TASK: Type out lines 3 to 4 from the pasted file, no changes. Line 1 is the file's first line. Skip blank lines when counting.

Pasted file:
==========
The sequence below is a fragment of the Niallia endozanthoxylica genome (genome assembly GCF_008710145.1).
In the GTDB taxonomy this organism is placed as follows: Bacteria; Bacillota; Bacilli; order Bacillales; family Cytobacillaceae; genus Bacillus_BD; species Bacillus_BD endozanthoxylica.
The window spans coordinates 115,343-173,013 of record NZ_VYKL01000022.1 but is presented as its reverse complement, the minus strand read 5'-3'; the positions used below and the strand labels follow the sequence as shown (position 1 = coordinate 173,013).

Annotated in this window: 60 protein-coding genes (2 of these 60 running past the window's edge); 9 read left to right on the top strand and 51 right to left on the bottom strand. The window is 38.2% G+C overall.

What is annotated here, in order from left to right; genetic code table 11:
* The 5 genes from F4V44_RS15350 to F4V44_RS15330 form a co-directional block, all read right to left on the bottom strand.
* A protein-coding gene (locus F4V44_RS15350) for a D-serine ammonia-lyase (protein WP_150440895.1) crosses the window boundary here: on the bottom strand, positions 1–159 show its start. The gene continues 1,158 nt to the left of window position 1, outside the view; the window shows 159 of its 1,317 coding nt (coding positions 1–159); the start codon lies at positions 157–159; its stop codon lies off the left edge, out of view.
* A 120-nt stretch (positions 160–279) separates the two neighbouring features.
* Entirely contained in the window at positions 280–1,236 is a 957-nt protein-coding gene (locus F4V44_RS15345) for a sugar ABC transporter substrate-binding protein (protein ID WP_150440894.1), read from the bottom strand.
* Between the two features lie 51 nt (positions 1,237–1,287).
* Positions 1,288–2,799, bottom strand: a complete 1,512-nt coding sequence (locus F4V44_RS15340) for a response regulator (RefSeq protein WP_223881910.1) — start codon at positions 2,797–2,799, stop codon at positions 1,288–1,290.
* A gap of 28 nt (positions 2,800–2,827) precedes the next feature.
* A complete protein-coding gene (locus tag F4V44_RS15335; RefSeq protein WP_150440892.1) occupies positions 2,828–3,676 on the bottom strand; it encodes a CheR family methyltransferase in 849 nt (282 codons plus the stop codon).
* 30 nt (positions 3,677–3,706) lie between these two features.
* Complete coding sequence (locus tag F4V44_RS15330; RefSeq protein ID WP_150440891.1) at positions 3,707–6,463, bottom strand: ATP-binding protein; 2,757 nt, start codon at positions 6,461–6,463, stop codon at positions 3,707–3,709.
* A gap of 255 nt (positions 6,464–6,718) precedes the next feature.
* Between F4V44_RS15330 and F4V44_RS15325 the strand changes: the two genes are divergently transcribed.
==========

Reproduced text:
The window spans coordinates 115,343-173,013 of record NZ_VYKL01000022.1 but is presented as its reverse complement, the minus strand read 5'-3'; the positions used below and the strand labels follow the sequence as shown (position 1 = coordinate 173,013).

Annotated in this window: 60 protein-coding genes (2 of these 60 running past the window's edge); 9 read left to right on the top strand and 51 right to left on the bottom strand. The window is 38.2% G+C overall.